CCHI contended that because the patient copy rule does not comply with the federal Health Insurance Portability and Accountability Act (HIPAA), the trial court erred in entering summary judgment for CBH and against CCHI. When HIPAA took effect in 2003, the portion of the 2001 rule that applies to HIPAA-covered individuals, which the Board readopted in the 2008 rulemaking, was required to come into compliance with HIPAA. To comply with HIPAA, the portion of the patient copy rule that applies to HIPAA-covered individuals must be cost-based and must not include costs beyond supplies for and the labor of copying. Here, neither CCHI nor CBH provided the trial court with undisputed facts demonstrating that it was legally entitled to summary judgment regarding the patient copy rule’s compliance with HIPAA; therefore, neither party was entitled to summary judgment on this issue.

CCHI also contended that the trial court erred in entering summary judgment for CBH and against CCHI on the issue of the patient copy rule’s compliance with Colorado law. Colorado law provides that health-care facilities must furnish copies of medical records to the patient “upon the payment of the reasonable costs.” Here, neither CCHI nor CBH provided the trial court with undisputed facts demonstrating that it was legally entitled to summary judgment regarding the patient copy rule’s compliance with Colorado law; therefore, neither party was entitled to summary judgment on this issue.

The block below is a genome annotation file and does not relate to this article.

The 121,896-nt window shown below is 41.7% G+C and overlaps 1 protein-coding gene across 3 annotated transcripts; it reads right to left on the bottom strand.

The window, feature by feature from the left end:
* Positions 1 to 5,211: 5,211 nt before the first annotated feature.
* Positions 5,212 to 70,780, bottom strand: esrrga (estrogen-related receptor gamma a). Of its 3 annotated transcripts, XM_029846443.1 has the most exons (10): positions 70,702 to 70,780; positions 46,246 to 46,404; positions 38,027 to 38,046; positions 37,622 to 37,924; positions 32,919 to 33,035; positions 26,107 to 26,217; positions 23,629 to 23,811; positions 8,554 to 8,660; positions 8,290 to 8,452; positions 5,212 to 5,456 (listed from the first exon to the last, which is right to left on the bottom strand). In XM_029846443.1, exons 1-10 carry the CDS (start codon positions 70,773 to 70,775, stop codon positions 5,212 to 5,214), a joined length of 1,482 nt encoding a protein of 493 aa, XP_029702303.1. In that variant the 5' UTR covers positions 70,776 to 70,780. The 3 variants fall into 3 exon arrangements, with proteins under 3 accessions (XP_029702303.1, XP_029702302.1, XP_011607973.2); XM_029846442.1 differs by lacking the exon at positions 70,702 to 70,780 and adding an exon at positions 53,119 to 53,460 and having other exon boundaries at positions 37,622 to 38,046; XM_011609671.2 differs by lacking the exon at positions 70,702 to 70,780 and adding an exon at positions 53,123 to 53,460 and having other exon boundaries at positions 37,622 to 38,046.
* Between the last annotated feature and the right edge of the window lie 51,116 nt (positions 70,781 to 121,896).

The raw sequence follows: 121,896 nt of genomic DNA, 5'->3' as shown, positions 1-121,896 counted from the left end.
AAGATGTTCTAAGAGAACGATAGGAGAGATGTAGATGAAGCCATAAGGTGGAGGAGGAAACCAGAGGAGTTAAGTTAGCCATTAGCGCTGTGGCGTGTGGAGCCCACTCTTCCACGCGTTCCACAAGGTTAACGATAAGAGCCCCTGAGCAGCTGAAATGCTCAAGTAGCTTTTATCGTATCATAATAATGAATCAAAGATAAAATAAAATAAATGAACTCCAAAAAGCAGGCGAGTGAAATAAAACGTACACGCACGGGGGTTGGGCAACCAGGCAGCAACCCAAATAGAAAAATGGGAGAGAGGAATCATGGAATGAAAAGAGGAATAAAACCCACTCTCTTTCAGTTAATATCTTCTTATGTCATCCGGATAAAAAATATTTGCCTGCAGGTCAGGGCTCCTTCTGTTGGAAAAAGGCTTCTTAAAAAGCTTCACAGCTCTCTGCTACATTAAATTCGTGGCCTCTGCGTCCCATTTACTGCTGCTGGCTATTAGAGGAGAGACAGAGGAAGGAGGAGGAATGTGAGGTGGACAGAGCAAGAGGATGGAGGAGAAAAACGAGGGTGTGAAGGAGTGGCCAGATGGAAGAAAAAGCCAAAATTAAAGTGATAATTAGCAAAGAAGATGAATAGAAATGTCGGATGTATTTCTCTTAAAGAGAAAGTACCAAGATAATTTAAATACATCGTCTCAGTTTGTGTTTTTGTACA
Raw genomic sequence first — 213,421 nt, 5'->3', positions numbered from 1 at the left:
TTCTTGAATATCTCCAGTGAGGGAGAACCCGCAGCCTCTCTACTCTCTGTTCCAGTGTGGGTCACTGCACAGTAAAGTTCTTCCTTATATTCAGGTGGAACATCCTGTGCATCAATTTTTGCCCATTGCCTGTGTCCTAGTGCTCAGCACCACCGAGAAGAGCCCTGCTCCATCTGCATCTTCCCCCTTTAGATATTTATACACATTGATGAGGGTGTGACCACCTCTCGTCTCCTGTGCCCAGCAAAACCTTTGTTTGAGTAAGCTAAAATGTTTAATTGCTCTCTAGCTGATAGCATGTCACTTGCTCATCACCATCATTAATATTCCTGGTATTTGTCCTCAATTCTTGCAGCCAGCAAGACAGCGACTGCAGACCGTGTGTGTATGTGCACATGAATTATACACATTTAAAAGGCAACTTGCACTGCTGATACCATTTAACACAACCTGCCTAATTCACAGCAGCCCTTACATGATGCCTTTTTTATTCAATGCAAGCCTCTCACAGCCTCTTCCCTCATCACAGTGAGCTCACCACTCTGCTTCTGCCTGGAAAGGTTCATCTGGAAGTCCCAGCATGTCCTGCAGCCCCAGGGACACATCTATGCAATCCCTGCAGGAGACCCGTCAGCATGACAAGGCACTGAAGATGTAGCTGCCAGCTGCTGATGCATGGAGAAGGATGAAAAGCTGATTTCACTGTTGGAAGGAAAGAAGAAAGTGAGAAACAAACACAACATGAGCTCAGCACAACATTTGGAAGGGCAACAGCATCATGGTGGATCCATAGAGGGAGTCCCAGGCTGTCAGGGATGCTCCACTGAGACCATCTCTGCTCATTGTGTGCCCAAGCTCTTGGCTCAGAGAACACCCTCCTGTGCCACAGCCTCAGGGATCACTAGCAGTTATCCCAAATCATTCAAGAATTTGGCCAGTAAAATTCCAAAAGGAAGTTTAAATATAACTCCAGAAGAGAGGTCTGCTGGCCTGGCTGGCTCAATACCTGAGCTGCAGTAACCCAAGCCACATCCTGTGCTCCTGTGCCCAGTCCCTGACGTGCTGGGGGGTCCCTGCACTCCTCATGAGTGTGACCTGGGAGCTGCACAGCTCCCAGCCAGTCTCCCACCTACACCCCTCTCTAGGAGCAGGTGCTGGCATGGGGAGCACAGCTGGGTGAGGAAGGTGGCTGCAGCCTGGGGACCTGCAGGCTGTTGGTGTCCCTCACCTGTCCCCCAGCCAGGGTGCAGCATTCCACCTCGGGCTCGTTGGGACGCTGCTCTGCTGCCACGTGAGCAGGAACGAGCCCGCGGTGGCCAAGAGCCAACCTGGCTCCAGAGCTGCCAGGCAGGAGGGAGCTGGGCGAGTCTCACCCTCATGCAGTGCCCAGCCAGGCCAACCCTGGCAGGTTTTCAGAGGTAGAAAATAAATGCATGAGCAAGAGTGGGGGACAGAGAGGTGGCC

This summary is published here courtesy of The Colorado Lawyer. Other summaries by the Colorado Court of Appeals on June 10, 2010, can be found here.

Colorado Court of Appeals: Travelers Property Casualty Company of America v. Farmers Insurance Exchange

The Colorado Court of Appeals issued its opinion in Travelers Property Casualty Company of America v. Farmers Insurance Exchange on June 10, 2010.